The BIGGEST change to the game is the fact that everything is scoring now.  Unless it's an immobilized non-walker, a swarm, or stated specifically, it can control objectives.  This is a very welcome change to me indeed as it means that competitive games aren't simply 'who kills the enemy's troops first' and becomes more of a decision-making game.  I am now worried that this will mean the disappearance of Troops because Elite and other units are more powerful and can fulfill the same purpose.  A buddy pointed out that Troops in battle-forged armies trump non-Troops in controlling versus contesting.  That matters, but damage output is so much more important than it ever was and Troops typically fall behind in that category.

Related to that is the 'Tactical Objectives'.  Basically, you can play missions where you always lay down 6 objective markers, numbered 1 through 6.  Then, at the beginning of each turn, the players draw cards or roll on a chart to randomly determine new objectives.  You can achieve these objectives and earn the victory points at the end of each turn, and you can discard and ignore objectives that you can't achieve to try and draw new ones.  Most of the time, these objective points are earned by controlling a specific objective marker (numbered 1-6), while it's other conditions at other times.  It adds quite a bit of variety to the game scenarios.  I actually rather like this and could see it mutated into a very effective tournament format.  More importantly, it really adds an element of randomness to the battle that can offset some of that imbalance in armies.  Probably not, though.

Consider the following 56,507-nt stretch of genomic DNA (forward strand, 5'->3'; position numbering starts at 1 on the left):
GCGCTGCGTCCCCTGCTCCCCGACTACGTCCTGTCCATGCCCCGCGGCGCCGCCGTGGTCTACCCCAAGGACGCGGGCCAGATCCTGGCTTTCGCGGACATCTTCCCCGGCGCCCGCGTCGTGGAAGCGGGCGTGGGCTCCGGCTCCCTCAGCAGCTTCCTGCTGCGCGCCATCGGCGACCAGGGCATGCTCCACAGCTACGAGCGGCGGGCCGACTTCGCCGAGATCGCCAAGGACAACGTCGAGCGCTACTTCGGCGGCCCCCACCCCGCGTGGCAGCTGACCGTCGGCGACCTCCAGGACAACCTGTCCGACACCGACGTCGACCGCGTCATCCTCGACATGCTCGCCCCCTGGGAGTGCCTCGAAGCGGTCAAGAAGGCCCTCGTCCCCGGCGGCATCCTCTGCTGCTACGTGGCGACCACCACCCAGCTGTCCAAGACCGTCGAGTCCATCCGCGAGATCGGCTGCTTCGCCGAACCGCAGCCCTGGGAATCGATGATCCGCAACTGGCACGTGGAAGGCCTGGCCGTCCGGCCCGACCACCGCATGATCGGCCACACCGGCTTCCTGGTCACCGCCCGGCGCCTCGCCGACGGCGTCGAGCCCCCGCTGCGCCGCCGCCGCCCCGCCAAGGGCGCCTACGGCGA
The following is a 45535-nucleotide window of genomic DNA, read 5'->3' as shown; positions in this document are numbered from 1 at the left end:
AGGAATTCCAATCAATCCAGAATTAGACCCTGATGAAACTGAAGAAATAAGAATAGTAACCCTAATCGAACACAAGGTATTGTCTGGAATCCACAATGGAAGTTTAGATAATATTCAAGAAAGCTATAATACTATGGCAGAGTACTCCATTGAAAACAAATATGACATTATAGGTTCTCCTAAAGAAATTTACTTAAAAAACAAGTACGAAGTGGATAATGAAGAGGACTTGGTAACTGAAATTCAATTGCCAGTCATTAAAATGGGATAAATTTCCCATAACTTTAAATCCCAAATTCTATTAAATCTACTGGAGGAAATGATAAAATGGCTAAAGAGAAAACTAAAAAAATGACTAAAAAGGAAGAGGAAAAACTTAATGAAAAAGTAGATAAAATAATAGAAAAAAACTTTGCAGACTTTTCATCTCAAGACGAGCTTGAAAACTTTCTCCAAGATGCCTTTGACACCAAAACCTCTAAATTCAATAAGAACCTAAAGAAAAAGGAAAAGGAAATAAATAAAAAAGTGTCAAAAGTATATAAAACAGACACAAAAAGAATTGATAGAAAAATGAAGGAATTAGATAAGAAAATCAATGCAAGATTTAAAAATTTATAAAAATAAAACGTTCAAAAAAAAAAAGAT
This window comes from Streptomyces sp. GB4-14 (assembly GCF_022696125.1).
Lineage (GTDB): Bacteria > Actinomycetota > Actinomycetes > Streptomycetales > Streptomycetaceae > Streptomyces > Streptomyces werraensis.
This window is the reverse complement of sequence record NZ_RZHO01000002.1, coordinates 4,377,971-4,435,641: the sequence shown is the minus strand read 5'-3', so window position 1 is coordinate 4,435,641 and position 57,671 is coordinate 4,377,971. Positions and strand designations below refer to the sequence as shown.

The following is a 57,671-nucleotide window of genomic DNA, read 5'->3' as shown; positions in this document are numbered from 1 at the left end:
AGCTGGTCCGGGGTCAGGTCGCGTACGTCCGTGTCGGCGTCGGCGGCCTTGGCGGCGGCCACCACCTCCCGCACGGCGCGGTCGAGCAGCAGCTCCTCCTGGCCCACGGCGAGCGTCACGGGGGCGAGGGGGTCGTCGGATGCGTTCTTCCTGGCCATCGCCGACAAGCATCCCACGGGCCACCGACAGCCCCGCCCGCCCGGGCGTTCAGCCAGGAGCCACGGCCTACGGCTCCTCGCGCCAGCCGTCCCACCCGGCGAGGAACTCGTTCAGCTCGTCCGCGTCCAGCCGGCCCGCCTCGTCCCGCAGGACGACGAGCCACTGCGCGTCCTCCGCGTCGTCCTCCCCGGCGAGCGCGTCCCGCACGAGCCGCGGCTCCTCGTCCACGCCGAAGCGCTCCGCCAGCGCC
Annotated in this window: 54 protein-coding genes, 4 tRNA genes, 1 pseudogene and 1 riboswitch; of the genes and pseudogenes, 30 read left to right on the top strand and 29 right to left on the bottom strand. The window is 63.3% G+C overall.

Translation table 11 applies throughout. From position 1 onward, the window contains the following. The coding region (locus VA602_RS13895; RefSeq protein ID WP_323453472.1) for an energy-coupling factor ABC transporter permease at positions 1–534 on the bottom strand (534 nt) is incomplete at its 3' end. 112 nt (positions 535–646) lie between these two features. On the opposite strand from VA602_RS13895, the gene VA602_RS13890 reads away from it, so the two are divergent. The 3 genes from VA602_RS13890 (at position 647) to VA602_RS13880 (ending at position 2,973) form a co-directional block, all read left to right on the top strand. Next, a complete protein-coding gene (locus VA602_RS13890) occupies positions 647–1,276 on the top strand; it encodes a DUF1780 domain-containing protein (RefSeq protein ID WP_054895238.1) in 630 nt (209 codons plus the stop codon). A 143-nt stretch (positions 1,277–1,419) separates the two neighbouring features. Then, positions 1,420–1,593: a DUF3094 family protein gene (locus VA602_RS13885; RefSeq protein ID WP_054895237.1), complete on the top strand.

The next biggest change is the reincarnation of the Psychic Phase.  It's a bit different now.  All powers are cast by psykers in this phase (unless stated otherwise until FAQs are released).  The phase starts after the movement phase and takes place before the shooting phase, and doesn't affect any of it.  That means that a psyker can fire a witchfire power and then shoot with his normal weapon and then charge in the assault phase!  That's right, psykers basically gain an extra action in the game.  At the start of the phase, the players roll a d6 and add their Mastery levels to the score- that's how many dice they get.  Much like the White Wolf system, the ability to cast powers is dependent upon rolling a number of 'successes' on a number of dice.  The psyker attempting to cast the power chooses any number of dice and rolls them, looking for a target number of 4 or higher.  If the number of 'successes' equals or exceeds the Warp Charge cost of the power, it is successful.  So 'Smite', a primaris power with a Warp Charge 1, would typically be cast by a psyker using two of the dice from the pool.  As long as one of the dice shows a 4 or higher, the power is successful.
On top of that, Denying the Witch is significantly changed.  The enemy player can choose to Deny the Witch against any power attempt, regardless of whether he's the target or not (that includes Blessings and such!).  They simply choose a number of dice from their pool and roll, looking for 6s as the 'success' dice.  In order to stop a power, the enemy player must equal or beat the successes of the psyker's roll straight out- 3 successes of 4+ will have to be stopped with 3 successes of 6s.  There are ways to modify the Deny the Witch roll, like having a psyker in the unit and them being a higher Mastery level.  The average Space Marine player will have a single level 2 psyker, averaging 5-6 dice a turn, while the Grey Knights and Eldar can really beef those numbers up.